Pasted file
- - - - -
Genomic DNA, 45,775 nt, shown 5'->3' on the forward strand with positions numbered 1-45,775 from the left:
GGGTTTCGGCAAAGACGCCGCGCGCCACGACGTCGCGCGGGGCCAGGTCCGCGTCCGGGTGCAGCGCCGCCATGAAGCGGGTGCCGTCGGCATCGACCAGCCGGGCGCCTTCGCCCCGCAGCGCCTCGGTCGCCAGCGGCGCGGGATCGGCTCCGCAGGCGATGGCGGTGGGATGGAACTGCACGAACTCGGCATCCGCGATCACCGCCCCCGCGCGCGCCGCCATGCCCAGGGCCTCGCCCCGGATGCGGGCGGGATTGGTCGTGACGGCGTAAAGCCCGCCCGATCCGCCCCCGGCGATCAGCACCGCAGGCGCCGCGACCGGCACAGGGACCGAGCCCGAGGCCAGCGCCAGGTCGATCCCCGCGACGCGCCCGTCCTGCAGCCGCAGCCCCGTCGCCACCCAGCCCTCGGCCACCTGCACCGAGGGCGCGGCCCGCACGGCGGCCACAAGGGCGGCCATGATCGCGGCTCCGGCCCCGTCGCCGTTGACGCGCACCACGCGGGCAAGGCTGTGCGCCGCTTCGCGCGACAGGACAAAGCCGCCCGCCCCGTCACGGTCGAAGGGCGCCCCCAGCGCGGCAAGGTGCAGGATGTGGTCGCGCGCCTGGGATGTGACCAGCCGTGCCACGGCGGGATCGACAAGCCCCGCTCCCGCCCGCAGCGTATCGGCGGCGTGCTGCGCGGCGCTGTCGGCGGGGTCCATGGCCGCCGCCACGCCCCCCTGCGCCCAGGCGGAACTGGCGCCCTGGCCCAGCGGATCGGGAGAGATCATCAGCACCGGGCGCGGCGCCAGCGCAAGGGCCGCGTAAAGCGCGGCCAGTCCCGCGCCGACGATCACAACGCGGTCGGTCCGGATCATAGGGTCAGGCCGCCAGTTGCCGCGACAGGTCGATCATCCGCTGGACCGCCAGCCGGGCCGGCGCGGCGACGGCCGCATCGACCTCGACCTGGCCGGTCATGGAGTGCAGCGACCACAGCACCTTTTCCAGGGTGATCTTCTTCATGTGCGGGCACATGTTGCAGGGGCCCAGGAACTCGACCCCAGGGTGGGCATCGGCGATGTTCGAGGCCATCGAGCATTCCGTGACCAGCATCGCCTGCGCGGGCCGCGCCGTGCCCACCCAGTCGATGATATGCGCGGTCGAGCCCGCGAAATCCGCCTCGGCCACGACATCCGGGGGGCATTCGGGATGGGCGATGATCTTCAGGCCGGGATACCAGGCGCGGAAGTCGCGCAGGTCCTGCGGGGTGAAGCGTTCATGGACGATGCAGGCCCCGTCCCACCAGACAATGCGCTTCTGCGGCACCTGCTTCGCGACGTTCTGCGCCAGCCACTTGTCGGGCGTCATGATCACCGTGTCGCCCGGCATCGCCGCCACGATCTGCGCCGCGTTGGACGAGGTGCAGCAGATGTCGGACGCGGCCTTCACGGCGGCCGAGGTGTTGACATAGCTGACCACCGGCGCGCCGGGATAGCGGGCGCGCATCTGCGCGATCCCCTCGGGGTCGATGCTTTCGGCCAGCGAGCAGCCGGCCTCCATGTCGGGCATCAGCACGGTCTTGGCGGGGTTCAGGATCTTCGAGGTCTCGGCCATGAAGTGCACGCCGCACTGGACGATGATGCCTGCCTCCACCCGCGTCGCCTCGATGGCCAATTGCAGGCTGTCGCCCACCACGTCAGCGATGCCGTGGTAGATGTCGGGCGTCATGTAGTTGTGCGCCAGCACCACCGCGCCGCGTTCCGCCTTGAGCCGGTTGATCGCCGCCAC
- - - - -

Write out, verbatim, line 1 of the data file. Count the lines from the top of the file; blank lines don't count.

Genomic DNA, 45,775 nt, shown 5'->3' on the forward strand with positions numbered 1-45,775 from the left: